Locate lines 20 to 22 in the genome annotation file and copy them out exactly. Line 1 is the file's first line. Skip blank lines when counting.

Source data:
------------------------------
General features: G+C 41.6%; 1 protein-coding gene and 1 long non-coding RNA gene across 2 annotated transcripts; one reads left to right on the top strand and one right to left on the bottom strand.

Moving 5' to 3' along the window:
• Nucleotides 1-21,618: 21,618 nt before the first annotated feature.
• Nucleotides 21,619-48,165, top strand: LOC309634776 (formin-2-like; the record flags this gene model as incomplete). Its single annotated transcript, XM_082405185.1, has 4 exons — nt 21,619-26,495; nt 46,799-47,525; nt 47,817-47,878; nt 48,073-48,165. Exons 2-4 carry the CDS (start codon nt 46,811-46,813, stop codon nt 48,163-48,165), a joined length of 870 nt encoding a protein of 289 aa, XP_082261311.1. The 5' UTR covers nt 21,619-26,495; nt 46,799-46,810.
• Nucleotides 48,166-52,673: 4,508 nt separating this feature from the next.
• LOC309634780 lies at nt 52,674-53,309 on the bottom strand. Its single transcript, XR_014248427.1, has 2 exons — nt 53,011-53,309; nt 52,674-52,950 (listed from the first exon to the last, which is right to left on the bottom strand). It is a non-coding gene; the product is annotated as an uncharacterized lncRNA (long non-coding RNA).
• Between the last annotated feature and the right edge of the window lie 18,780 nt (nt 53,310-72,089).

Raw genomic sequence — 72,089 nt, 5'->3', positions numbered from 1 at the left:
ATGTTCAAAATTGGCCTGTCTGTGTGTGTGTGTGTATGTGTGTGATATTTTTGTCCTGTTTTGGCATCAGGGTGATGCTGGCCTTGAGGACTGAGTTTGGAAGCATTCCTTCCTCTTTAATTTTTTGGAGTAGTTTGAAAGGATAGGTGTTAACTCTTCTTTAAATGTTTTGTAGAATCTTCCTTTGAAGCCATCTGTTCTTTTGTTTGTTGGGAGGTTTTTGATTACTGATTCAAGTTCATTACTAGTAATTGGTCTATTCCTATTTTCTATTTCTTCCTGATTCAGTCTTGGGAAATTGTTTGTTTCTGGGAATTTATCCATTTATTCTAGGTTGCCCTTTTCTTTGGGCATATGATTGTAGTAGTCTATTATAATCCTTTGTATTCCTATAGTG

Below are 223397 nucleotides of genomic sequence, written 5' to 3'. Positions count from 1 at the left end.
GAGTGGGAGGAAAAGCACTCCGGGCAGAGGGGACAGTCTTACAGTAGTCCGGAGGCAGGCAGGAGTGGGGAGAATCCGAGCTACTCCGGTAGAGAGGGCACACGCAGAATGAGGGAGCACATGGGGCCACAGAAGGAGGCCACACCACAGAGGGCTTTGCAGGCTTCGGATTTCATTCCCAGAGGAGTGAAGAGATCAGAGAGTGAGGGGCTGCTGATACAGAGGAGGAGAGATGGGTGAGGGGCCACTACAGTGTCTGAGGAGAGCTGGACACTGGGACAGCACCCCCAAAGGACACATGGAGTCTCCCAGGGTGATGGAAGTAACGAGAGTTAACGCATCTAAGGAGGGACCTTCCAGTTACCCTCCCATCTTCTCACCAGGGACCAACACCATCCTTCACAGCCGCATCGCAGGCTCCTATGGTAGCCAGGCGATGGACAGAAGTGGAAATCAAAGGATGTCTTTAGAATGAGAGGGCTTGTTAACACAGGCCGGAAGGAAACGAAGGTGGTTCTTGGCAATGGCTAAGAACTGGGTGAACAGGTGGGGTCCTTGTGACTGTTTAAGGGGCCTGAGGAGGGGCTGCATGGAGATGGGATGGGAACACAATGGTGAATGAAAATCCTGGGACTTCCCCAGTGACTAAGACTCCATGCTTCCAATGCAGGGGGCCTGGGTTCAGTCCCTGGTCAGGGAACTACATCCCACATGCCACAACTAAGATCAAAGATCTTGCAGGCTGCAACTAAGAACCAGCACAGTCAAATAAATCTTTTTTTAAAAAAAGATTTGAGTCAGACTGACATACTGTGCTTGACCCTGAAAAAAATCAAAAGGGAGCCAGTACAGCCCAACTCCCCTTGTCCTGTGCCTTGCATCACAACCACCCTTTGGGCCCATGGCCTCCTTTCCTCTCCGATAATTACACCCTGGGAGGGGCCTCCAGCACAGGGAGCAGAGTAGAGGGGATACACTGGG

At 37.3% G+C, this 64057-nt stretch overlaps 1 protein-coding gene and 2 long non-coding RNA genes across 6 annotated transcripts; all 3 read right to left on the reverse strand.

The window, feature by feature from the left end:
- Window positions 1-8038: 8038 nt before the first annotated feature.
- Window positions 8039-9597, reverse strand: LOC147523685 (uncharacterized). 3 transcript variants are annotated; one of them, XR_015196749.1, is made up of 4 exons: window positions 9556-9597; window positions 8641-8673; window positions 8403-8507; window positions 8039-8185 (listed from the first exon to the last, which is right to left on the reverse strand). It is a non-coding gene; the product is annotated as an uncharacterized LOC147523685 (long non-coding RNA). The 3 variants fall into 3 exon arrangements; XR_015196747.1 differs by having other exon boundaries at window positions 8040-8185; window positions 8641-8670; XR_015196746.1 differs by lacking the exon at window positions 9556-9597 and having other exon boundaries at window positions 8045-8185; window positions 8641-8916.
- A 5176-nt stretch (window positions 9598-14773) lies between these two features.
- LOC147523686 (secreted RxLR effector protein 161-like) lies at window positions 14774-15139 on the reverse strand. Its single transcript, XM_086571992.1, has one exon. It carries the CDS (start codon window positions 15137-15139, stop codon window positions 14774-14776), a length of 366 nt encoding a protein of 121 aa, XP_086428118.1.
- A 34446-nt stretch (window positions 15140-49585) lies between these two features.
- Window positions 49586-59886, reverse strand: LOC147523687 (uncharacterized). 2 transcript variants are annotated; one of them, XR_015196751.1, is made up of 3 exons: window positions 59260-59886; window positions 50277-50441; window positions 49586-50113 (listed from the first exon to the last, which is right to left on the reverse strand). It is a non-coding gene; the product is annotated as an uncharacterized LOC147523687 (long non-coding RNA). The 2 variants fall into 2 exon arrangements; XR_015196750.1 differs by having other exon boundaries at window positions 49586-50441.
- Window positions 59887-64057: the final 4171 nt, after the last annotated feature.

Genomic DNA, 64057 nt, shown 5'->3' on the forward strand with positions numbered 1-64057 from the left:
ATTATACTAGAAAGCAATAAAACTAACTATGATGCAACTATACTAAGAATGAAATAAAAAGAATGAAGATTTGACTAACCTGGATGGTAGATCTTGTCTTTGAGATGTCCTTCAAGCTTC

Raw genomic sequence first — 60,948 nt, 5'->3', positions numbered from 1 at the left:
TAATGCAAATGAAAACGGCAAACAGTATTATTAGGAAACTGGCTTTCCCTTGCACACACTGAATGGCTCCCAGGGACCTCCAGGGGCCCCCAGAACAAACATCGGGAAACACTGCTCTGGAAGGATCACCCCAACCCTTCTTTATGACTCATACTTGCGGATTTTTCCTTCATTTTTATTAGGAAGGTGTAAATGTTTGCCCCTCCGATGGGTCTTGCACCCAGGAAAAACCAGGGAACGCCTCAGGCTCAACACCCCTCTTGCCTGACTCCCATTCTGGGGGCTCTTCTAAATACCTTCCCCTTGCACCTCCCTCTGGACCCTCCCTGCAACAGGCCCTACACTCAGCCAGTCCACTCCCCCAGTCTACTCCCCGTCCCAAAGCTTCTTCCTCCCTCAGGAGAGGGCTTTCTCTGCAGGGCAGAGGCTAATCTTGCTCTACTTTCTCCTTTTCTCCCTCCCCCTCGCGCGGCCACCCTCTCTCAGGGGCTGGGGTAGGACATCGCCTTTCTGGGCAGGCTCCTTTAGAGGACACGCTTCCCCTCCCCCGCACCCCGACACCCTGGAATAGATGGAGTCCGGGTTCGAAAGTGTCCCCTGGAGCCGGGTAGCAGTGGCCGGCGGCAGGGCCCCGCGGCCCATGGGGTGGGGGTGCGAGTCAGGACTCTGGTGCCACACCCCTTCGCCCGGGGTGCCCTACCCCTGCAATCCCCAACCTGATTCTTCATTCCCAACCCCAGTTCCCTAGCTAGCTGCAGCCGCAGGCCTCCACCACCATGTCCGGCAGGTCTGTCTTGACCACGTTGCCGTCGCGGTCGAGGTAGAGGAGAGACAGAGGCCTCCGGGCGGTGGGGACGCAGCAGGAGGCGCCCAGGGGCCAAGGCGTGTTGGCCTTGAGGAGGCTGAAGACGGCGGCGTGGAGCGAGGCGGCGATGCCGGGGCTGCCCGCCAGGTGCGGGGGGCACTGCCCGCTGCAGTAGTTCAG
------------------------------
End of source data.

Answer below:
- Window positions 59887-64057: the final 4171 nt, after the last annotated feature.

Genomic DNA, 64057 nt, shown 5'->3' on the forward strand with positions numbered 1-64057 from the left:
ATTATACTAGAAAGCAATAAAACTAACTATGATGCAACTATACTAAGAATGAAATAAAAAGAATGAAGATTTGACTAACCTGGATGGTAGATCTTGTCTTTGAGATGTCCTTCAAGCTTC